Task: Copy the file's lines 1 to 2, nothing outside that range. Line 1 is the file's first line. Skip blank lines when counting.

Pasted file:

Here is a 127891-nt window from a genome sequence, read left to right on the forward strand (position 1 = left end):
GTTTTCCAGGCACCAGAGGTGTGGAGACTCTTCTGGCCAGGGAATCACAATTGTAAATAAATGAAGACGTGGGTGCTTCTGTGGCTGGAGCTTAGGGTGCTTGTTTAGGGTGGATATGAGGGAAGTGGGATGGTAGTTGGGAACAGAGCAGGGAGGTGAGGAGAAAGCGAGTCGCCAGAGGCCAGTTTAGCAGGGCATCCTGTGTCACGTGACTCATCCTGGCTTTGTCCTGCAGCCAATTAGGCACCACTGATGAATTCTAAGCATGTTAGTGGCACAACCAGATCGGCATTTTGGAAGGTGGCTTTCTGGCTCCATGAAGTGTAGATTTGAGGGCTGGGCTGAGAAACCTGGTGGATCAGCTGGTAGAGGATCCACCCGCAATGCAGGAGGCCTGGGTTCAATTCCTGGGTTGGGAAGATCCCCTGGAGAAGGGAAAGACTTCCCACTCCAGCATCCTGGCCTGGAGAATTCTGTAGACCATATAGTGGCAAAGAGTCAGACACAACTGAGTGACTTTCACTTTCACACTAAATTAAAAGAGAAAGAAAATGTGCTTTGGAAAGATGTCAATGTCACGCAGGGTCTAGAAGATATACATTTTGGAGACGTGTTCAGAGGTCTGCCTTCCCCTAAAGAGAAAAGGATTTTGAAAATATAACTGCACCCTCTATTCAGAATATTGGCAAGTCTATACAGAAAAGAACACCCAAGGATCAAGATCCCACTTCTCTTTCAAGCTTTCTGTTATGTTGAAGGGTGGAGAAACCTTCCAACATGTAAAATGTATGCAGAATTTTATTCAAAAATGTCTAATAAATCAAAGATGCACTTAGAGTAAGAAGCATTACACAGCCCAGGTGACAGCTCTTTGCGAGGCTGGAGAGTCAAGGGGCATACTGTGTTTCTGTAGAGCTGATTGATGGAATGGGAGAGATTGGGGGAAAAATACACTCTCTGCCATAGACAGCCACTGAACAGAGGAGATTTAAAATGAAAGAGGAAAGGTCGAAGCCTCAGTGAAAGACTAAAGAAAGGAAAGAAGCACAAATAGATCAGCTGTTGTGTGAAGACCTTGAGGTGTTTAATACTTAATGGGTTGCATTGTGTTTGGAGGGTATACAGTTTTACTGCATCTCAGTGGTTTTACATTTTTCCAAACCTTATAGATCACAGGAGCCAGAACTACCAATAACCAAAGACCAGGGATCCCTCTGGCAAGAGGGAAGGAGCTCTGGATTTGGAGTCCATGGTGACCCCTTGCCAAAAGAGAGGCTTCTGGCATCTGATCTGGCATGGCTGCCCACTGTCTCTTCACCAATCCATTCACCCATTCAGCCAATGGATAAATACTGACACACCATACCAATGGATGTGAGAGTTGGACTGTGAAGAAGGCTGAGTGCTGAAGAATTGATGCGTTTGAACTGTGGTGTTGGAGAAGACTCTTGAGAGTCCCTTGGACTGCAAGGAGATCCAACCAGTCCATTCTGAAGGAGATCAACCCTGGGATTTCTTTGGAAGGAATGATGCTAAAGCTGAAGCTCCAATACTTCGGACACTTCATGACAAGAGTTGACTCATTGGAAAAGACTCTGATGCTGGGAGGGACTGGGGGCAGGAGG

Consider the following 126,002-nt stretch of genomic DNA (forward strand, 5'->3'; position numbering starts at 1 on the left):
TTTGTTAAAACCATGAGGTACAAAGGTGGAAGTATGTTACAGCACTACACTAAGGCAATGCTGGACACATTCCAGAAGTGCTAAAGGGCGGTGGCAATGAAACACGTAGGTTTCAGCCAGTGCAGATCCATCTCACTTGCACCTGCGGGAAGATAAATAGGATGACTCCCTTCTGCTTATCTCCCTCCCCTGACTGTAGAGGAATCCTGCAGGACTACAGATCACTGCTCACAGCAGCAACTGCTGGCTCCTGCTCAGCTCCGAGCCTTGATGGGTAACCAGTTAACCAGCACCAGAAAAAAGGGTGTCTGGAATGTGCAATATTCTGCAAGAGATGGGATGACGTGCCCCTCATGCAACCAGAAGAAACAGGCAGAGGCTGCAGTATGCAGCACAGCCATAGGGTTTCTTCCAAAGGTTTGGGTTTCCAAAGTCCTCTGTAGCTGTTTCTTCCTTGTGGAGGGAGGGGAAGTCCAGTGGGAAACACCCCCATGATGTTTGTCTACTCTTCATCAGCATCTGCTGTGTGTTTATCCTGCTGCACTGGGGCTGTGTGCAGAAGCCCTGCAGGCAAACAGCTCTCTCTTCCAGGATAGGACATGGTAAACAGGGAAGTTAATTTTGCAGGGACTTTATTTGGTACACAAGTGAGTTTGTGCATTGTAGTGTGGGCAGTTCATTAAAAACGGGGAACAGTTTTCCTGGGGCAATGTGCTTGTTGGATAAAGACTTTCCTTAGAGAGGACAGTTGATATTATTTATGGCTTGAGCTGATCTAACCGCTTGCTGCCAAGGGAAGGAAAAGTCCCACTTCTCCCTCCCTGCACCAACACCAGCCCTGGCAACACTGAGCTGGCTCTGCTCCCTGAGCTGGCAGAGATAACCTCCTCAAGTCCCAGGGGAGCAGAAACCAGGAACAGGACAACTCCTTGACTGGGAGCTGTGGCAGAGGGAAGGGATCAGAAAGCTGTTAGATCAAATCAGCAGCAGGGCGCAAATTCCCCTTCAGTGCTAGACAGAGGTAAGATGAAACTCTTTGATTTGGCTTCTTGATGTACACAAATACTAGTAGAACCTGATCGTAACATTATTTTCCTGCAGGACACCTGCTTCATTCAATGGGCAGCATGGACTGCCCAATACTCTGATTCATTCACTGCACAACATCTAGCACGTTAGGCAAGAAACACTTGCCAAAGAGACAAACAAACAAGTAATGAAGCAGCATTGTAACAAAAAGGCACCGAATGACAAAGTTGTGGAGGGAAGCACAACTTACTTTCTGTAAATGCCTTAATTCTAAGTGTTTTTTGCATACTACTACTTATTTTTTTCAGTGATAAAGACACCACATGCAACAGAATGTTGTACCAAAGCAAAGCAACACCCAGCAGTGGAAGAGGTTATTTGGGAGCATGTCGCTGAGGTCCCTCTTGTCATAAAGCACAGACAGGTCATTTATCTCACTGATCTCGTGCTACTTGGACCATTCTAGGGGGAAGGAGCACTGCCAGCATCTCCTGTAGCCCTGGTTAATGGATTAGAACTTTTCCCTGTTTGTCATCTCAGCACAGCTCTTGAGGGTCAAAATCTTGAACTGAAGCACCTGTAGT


Here is a 127891-nt window from a genome sequence, read left to right on the forward strand (position 1 = left end):
GTTTTCCAGGCACCAGAGGTGTGGAGACTCTTCTGGCCAGGGAATCACAATTGTAAATAAATGAAGACGTGGGTGCTTCTGTGGCTGGAGCTTAGGGTGCTTGTTTAGGGTGGATATGAGGGAAGTGGGATGGTAGTTGGGAACAGAGCAGGGAGGTGAGGAGAAAGCGAGTCGCCAGAGGCCAGTTTAGCAGGGCATCCTGTGTCACGTGACTCATCCTGGCTTTGTCCTGCAGCCAATTAGGCACCACTGATGAATTCTAAGCATGTTAGTGGCACAACCAGATCGGCATTTTGGAAGGTGGCTTTCTGGCTCCATGAAGTGTAGATTTGAGGGCTGGGCTGAGAAACCTGGTGGATCAGCTGGTAGAGGATCCACCCGCAATGCAGGAGGCCTGGGTTCAATTCCTGGGTTGGGAAGATCCCCTGGAGAAGGGAAAGACTTCCCACTCCAGCATCCTGGCCTGGAGAATTCTGTAGACCATATAGTGGCAAAGAGTCAGACACAACTGAGTGACTTTCACTTTCACACTAAATTAAAAGAGAAAGAAAATGTGCTTTGGAAAGATGTCAATGTCACGCAGGGTCTAGAAGATATACATTTTGGAGACGTGTTCAGAGGTCTGCCTTCCCCTAAAGAGAAAAGGATTTTGAAAATATAACTGCACCCTCTATTCAGAATATTGGCAAGTCTATACAGAAAAGAACACCCAAGGATCAAGATCCCACTTCTCTTTCAAGCTTTCTGTTATGTTGAAGGGTGGAGAAACCTTCCAACATGTAAAATGTATGCAGAATTTTATTCAAAAATGTCTAATAAATCAAAGATGCACTTAGAGTAAGAAGCATTACACAGCCCAGGTGACAGCTCTTTGCGAGGCTGGAGAGTCAAGGGGCATACTGTGTTTCTGTAGAGCTGATTGATGGAATGGGAGAGATTGGGGGAAAAATACACTCTCTGCCATAGACAGCCACTGAACAGAGGAGATTTAAAATGAAAGAGGAAAGGTCGAAGCCTCAGTGAAAGACTAAAGAAAGGAAAGAAGCACAAATAGATCAGCTGTTGTGTGAAGACCTTGAGGTGTTTAATACTTAATGGGTTGCATTGTGTTTGGAGGGTATACAGTTTTACTGCATCTCAGTGGTTTTACATTTTTCCAAACCTTATAGATCACAGGAGCCAGAACTACCAATAACCAAAGACCAGGGATCCCTCTGGCAAGAGGGAAGGAGCTCTGGATTTGGAGTCCATGGTGACCCCTTGCCAAAAGAGAGGCTTCTGGCATCTGATCTGGCATGGCTGCCCACTGTCTCTTCACCAATCCATTCACCCATTCAGCCAATGGATAAATACTGACACACCATACCAATGGATGTGAGAGTTGGACTGTGAAGAAGGCTGAGTGCTGAAGAATTGATGCGTTTGAACTGTGGTGTTGGAGAAGACTCTTGAGAGTCCCTTGGACTGCAAGGAGATCCAACCAGTCCATTCTGAAGGAGATCAACCCTGGGATTTCTTTGGAAGGAATGATGCTAAAGCTGAAGCTCCAATACTTCGGACACTTCATGACAAGAGTTGACTCATTGGAAAAGACTCTGATGCTGGGAGGGACTGGGGGCAGGAGG